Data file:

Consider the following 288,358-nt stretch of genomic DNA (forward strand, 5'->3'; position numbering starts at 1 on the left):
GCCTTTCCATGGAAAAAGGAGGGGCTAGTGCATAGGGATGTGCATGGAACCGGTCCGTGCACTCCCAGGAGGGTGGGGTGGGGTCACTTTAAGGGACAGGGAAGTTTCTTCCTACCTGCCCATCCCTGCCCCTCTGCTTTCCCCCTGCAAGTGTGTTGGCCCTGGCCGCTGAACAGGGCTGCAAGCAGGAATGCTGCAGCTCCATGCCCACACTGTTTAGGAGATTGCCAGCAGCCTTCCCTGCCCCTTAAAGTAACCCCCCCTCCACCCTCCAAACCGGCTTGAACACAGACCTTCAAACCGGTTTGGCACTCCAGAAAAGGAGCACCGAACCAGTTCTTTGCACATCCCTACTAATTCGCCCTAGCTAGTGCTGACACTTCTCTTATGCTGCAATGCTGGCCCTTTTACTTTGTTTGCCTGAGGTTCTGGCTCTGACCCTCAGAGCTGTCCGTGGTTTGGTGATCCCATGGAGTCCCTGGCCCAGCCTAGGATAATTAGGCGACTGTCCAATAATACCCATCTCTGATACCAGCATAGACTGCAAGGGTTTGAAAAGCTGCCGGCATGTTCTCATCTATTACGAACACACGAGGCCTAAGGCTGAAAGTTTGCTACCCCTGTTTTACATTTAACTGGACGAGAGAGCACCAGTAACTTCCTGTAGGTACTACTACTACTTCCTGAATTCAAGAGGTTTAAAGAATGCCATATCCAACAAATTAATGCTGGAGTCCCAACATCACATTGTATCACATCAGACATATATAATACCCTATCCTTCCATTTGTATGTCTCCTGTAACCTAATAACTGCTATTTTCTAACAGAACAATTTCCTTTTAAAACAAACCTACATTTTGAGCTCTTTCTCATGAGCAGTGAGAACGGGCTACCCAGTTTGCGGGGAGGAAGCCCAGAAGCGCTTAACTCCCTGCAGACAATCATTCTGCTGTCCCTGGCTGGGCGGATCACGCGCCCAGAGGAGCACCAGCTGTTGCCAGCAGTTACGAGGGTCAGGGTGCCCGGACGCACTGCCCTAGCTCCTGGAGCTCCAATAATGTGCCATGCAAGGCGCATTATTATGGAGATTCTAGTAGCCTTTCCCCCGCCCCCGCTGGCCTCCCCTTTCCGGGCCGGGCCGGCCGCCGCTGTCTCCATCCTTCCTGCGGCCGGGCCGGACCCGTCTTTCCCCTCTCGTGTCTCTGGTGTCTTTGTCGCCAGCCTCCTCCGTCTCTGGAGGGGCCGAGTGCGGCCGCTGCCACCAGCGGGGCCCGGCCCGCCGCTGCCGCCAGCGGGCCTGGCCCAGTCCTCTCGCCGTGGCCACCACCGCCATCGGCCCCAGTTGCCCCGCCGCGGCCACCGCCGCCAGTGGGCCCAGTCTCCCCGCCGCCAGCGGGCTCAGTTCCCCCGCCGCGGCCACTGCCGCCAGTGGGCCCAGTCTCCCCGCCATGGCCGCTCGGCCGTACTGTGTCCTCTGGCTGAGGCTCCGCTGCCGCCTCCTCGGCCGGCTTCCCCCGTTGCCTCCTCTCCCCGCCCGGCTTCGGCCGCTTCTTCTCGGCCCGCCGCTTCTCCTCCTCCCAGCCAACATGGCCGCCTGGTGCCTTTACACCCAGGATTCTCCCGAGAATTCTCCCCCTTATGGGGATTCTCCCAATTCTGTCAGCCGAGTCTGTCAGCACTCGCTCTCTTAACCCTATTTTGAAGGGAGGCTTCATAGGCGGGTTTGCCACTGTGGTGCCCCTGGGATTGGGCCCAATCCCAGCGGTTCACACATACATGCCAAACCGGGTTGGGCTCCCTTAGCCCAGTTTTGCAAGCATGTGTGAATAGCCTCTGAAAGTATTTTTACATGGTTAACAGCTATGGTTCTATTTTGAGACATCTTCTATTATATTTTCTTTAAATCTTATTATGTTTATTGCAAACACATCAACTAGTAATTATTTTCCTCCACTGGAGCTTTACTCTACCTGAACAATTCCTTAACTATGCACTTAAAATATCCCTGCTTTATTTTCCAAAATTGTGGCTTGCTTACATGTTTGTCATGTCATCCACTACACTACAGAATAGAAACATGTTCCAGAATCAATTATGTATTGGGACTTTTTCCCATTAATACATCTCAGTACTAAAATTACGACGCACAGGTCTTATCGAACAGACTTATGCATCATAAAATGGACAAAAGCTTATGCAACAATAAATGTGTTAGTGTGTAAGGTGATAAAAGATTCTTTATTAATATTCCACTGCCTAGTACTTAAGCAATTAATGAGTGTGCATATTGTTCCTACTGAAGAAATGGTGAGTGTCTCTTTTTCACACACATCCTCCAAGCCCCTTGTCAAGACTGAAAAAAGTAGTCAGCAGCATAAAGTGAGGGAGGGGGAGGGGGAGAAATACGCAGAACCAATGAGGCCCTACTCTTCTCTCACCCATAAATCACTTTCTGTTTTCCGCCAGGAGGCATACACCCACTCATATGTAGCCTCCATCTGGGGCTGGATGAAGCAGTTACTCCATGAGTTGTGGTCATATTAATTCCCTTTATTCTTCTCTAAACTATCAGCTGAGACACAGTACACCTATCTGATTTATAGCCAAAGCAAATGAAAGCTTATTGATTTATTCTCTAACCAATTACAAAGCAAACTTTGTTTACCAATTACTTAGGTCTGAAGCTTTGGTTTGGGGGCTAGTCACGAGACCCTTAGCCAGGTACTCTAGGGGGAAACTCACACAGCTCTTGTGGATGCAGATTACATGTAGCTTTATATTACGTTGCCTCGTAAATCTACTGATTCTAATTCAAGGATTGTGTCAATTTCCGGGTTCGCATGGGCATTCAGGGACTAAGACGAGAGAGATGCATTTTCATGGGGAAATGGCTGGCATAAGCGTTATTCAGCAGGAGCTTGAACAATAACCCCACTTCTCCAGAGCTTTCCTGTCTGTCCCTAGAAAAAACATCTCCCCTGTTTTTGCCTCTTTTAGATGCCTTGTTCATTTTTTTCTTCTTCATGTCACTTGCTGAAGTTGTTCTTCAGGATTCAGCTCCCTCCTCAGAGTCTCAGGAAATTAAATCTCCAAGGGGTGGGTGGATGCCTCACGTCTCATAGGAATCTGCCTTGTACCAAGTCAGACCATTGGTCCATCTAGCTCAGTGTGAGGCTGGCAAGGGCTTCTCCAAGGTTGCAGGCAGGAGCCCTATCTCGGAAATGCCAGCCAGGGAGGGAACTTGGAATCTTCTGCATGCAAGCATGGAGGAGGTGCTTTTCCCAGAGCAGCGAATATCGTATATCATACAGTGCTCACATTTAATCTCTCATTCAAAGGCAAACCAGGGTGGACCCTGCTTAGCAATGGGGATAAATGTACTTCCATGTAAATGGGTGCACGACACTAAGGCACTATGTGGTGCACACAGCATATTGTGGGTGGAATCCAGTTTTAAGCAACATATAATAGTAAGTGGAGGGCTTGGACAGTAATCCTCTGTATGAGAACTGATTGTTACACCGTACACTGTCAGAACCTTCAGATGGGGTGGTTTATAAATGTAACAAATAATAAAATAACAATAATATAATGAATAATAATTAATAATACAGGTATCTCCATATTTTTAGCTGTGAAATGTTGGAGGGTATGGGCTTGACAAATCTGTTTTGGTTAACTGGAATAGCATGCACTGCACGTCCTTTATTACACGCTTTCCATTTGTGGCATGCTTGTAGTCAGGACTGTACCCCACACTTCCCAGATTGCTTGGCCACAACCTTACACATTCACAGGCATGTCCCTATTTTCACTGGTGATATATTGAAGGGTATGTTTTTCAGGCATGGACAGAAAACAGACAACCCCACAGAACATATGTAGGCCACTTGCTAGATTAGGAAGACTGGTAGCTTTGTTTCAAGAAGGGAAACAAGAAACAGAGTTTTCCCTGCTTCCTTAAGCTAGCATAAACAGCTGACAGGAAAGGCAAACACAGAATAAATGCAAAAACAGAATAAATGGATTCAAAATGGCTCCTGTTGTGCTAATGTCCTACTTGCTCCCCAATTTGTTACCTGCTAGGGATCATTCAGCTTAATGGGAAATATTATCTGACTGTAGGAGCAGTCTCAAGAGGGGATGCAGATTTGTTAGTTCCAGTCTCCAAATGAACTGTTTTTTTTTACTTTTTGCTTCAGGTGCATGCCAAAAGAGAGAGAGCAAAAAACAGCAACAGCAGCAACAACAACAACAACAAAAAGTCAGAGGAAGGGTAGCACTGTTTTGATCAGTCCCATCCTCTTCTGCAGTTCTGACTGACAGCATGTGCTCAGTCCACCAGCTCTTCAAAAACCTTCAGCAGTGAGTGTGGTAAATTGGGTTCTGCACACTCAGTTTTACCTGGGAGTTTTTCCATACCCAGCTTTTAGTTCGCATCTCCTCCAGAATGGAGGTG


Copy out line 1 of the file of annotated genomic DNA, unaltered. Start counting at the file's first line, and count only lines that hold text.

Consider the following 288,358-nt stretch of genomic DNA (forward strand, 5'->3'; position numbering starts at 1 on the left):